In construing Section 411 of the statute it must be read in connection with Section 409: Delaware River Port Authority v. Pa. P.U.C., 393 Pa. 639, 145 A.2d 172. The obvious answer to the County's argument is that Section 411 is not intended to, and does not, limit the power of the Commission under Section 409 to make a proper order for the alteration of a crossing. Unless the costs incident thereto are agreed upon by all parties, as set forth in Section 411, the duty then devolves upon the Commission to fairly allocate them.
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The franchise agreement in the present case provided that Pittsburgh should "maintain" the bridge. The Commission has now determined that, coincident with the removal of the tracks, a major alteration has become necessary. Since it clearly appears that there is no mutual agreement of the interested parties as to the division of the expense thereof, the Commission acted properly in making the allocation.
As does Pittsburgh, the County cites West Penn Railways Co. v. Pa. P.U.C., supra, 142 Pa. Superior Ct. 140, 15 A.2d 539. We have already pointed out that this case dealt solely with the question of abandonment under Section 202, and is not here controlling. The argument that the allocation of the costs in a crossing case is an illegal invasion of contractual obligations was invoked in Wilkes-Barre Railway Corp. v. P.S.C., 124 Pa. Superior Ct. 362, 188 A. 546. There the county had entered into an agreement to maintain the bridge in question. In holding that the agreement did not operate to relieve the utility from a share of the cost of altering or changing the bridge, this Court said: "The provisions in the Public Service Company Law with relation to grade crossings were enacted by virtue of the police power of the state and such contracts as we are considering are held to have been made subject to the implied condition that the lawful exercise of the police power might take place any time and the parties concerned be required to pay their proper share". See also Pennsylvania Railroad Co. v. Pa. P.U.C., supra, 154 Pa. Superior Ct. 86, 35 A.2d 588.
The County's second contention is as follows: "Conceding arguendo the jurisdiction of the Commission, the assessment of costs upon the county as ordered is not in conformity with the law and is unjust and unreasonable under the facts of this case". It is argued that no County facilities are involved and that the County
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will receive no benefit. The County asserts that the Commission made no reference to any existing dangerous condition, and that Pittsburgh and the Borough of Ingram are the only parties whose interests are served. To the contrary, the order of March 20, 1961, expressly refers to "a serious and hazardous condition for the traveling public," and the proceeding was opened for the purpose of going into that matter.
The responsibility to protect the public in crossing cases is not placed upon utilities alone, but may be required to be shared by cities, boroughs, townships and counties: Pennsylvania Railroad Co. v. Pa. P.U.C., 136 Pa. Superior Ct. 1, 7 A.2d 86. The County cites Somerset County v. Pa. P.U.C., supra, 132 Pa. Suprior Ct. 585, 1 A.2d 806, but the ground for reversal in that case was the fact that the Commission had, in its order, embraced several miles of highway construction. As to the crossing itself, the imposition of a portion of the costs on the County of Somerset was approved in the following pertinent statement: "We find no merit in the argument of appellant that the county had no such 'concern' or 'interest' in the project as would warrant the commission in placing some part of the cost of the improvement on the county. Undoubtedly a county is such a municipality as may be 'concerned' or 'interested' in abolishing a grade crossing and providing a new crossing above grade as a substitute for the one abandoned ... The relocation of the crossing resulted in a substantial local improvement and the benefits to the residents of the county were different from and in excess of those enjoyed by other users of the crossing". Similarly, in Schuylkill County v. P.S.C., supra, 77 Pa. Superior Ct. 504, we said that a county "may also be vitally 'concerned' and 'interested' in the local benefit resulting by the substitution of a safe for a dangerous highway, for which it has as yet paid nothing ... The inhabitants of the county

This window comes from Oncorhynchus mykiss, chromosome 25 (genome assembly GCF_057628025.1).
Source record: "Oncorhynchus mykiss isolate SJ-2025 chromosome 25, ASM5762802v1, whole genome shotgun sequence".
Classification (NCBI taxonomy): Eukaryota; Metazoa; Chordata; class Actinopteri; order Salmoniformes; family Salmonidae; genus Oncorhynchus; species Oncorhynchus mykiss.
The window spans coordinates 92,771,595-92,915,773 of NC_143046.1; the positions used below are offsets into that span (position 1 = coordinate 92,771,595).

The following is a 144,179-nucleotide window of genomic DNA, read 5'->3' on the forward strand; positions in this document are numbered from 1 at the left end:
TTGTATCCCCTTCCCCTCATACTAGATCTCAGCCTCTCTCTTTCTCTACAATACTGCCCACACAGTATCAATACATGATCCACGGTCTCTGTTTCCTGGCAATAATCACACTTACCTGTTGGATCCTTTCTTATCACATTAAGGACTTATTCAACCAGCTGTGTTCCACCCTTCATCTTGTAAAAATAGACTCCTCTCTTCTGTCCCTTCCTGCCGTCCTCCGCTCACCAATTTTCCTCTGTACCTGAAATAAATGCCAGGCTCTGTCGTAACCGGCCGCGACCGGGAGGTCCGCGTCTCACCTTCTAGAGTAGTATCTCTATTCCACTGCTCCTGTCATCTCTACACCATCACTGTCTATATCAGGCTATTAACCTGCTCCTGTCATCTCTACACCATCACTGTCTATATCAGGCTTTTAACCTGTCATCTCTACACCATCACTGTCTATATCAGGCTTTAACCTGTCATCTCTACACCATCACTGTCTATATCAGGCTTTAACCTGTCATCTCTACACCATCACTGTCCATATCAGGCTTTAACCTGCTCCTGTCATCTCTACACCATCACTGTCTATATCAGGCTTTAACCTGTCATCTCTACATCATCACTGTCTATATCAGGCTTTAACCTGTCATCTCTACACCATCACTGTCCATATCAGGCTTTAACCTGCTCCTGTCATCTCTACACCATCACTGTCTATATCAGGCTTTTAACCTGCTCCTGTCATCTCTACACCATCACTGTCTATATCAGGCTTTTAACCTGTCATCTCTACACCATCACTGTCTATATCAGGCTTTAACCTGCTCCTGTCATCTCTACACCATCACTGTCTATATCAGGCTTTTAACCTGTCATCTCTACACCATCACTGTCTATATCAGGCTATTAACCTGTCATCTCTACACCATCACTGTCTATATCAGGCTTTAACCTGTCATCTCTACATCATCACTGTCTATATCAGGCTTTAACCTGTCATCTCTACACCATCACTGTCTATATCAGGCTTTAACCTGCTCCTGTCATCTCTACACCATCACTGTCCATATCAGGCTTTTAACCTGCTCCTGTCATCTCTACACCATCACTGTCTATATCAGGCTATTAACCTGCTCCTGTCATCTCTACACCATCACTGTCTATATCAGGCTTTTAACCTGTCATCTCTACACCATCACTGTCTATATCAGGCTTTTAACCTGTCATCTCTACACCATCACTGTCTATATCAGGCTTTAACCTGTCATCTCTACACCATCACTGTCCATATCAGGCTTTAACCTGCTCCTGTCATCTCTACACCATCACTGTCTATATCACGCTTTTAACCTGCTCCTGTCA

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have a concern and interest that is at once direct and immediate in the use of the reconstructed crossing freed from the dangers risked by every user of the highway complained of".
The County cites Department of Highways v. Pa. P.U.C., 190 Pa. Superior Ct. 1, 151 A.2d 850, for the proposition that relative benefits are proper factors for consideration. In that case the question involved was the allocation of costs for water mains required to be relocated in connection with an over-all plan for a limited-access highway. As previously noted, the test of Commission jurisdiction in crossing cases under Section 409 is public interest: Pennsylvania Railroad Co. v. Pa. P.U.C., supra, 154 Pa. Superior Ct. 86, 35 A.2d 588. We can only point out that it was within the Commission's authority to weigh the evidence in the instant case, and to determine the amount which the County should contribute on the basis of benefit to the general public. The County stresses the fact that it chose not to participate in the hearings. As aptly stated in the Commission's brief: "It should not lie in the mouth of the County to use its own indifference and neglect as a basis for complaining that the record as to it is inadequate".
In summary, having made a painstaking review of this voluminous record, we have concluded that the Commission is not chargeable with error of law, and that its determination that the crossing should be altered, and the percentage allocation of the costs thereof, is supported by the evidence. We have not been persuaded that the action of the Commission was arbitrary, unjust, or unreasonable.